Over the next two weeks, MLSsoccer.com will take a look back at the 2013 season that was for all 19 clubs in Major League Soccer, starting with D.C. United and ending with the Supporters' Shield-winning New York Red Bulls. You can find the schedule and comprehensive reviews for each team here.
2013 record: 14-5-15 (57 points); 54 GF / 33 GA (+21 GD)
It was a year of superlatives for the Portland Timbers in 2013, and one that supporters aren’t soon likely to forget.
The Timbers not only burst into postseason relevancy for the first time in MLS, making their playoff debut in their third season in the league, but they did it in impressive fashion, competing for the Supporters’ Shield until the final week, finishing first in the Western Conference and just missing out on an MLS Cup berth.
First-year head coach Caleb Porter, making his debut in professional coaching after lofty success at the college ranks, proved to be a revelation and was rewarded with Coach of the Year honors.
The Timbers' success – highlighted by a midseason franchise-record 15-game unbeaten streak and appearance in the Western Conference Championship – arrived somewhat unexpectedly due to the fact that the Timbers underwent a near-complete roster overhaul in the offseason.
Best Moment of the Year
The Timbers' best moment of the year is very likely the best moment in franchise history: beating bitter rivals the Seattle Sounders in the second leg of the Western Conference Semifinals in front of their loyal supporters at JELD-WEN Field on Nov. 7.
Aside from the satisfaction of vanquishing their rivals, whose success had overshadowed Portland since they joined the league in 2011, it also solidified Portland’s regular-season success and claim as one of the top teams in the league.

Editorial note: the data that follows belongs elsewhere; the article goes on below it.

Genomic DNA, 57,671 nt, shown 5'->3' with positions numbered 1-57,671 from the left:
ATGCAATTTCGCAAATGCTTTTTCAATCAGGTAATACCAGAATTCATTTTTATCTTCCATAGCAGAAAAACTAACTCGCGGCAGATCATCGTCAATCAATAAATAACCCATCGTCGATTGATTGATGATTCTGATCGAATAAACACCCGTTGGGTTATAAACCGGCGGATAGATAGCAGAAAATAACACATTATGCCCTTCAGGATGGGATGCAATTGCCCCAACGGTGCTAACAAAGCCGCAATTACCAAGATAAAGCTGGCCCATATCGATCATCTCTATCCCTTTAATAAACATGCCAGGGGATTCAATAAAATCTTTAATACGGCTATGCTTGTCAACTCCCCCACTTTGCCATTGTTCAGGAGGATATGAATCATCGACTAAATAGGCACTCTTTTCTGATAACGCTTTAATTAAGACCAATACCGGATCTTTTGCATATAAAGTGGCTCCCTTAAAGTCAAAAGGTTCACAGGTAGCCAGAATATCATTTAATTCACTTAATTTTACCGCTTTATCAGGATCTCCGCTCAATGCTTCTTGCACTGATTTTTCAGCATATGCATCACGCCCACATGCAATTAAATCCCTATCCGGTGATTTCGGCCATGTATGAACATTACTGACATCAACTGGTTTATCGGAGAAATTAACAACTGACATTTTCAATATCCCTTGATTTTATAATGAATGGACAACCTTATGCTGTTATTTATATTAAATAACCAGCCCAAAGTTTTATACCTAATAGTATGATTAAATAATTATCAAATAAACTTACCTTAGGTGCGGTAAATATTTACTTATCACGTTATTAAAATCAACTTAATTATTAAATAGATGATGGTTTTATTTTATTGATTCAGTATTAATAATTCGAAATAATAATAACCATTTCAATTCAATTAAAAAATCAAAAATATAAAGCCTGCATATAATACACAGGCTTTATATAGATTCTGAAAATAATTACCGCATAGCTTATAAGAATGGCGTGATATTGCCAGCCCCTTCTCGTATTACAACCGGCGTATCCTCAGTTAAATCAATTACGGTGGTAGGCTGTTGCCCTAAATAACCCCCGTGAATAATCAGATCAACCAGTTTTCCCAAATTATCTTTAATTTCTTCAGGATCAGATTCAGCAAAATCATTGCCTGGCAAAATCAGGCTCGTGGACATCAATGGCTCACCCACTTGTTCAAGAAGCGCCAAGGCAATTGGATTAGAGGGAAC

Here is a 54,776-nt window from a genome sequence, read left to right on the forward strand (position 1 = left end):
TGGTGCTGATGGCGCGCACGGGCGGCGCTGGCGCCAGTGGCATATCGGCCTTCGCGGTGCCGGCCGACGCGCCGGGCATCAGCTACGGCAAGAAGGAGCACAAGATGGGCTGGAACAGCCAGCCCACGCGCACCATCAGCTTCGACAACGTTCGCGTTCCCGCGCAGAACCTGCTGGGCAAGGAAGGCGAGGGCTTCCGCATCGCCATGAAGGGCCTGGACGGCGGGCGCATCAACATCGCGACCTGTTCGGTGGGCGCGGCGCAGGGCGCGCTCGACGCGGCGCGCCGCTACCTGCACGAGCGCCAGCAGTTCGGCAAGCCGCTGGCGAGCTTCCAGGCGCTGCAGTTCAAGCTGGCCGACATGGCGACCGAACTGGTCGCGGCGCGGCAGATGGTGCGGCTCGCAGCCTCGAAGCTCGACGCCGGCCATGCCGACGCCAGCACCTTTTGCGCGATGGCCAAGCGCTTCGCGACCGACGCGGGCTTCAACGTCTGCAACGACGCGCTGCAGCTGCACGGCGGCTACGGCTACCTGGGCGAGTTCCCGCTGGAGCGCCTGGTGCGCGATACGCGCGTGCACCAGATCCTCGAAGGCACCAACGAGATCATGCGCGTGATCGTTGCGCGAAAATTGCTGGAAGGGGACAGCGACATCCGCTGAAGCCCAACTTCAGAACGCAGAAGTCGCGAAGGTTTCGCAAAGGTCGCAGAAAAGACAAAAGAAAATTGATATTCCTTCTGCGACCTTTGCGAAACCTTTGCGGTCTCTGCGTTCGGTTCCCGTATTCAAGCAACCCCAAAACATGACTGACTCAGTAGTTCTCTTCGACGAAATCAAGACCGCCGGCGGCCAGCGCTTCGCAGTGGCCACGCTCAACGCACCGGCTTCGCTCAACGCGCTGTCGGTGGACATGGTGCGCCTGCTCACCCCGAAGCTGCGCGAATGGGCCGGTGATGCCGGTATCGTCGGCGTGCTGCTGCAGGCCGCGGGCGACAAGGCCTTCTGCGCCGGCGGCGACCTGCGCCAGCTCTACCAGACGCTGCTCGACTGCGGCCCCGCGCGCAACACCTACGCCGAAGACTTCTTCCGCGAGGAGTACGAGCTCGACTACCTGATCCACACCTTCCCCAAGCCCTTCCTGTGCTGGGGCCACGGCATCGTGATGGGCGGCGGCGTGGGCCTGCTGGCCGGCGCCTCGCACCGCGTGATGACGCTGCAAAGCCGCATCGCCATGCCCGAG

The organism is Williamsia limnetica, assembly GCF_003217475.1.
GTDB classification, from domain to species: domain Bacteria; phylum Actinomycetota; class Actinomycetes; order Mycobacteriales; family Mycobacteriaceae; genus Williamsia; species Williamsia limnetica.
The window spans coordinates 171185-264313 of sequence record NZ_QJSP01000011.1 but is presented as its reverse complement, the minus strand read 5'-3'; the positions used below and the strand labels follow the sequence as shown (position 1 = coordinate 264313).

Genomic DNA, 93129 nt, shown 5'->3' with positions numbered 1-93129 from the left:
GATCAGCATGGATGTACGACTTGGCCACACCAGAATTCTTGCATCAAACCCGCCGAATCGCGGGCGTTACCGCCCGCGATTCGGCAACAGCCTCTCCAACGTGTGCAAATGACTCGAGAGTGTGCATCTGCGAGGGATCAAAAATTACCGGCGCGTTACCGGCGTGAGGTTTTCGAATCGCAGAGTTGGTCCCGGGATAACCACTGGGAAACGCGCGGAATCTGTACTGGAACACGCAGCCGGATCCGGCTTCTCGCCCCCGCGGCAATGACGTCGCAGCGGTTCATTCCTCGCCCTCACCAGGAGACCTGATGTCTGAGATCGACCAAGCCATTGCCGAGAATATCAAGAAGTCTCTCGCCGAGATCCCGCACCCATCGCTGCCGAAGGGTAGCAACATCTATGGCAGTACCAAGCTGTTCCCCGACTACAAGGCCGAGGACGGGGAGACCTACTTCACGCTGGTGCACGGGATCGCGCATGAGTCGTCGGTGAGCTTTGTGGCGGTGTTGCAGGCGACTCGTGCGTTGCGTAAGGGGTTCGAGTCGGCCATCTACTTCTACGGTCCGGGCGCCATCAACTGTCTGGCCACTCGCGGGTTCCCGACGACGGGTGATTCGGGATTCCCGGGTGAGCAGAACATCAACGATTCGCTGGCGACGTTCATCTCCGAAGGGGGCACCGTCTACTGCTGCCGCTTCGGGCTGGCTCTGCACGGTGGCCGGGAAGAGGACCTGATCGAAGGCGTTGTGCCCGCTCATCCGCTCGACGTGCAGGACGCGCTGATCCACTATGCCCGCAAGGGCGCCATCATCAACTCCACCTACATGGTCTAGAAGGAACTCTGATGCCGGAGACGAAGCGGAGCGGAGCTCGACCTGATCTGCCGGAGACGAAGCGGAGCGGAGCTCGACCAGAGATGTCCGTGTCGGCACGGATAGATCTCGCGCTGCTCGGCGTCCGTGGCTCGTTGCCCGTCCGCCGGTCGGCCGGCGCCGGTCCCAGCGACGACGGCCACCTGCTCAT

The Timbers came into the game with a 2-1 lead in the aggregate and flew out to a 3-0 lead before securing the 5-3 aggregate win, sending an already raucous home crowd into a frenzy that ended with a celebration in the Timbers Army section that lasted well after the final whistle.
Worst Moment of the Year
For a team that lost just five times during the regular season, tops in the league, there weren’t many. But the first leg of the Western Conference Championship against Real Salt Lake certainly heads that shortlist. After a Will Johnson free-kick goal staked Portland to an early 1-0 lead in the Nov. 10 game at Rio Tinto Stadium, the wheels came off.
Salt Lake sliced apart the Timbers defense at will, scoring four unanswered goals. A stoppage-time goal by Frederic Piquionne was the only thing that prevented complete disaster for Portland, resulting in a 4-2 loss and daunting deficit heading into the home leg.
It all but sealed the Timbers’ fate in the series, which ended with RSL earning a trip to the MLS Cup after a 1-0 victory in Portland.
It didn’t take long for Valeri to endear himself to Portland fans. In the first game of the year, a wild 3-3 draw with the New York Red Bulls on March 3, Valeri opened the scoring with a clever, juggling strike that would be the harbinger of things to come from the creative midfielder.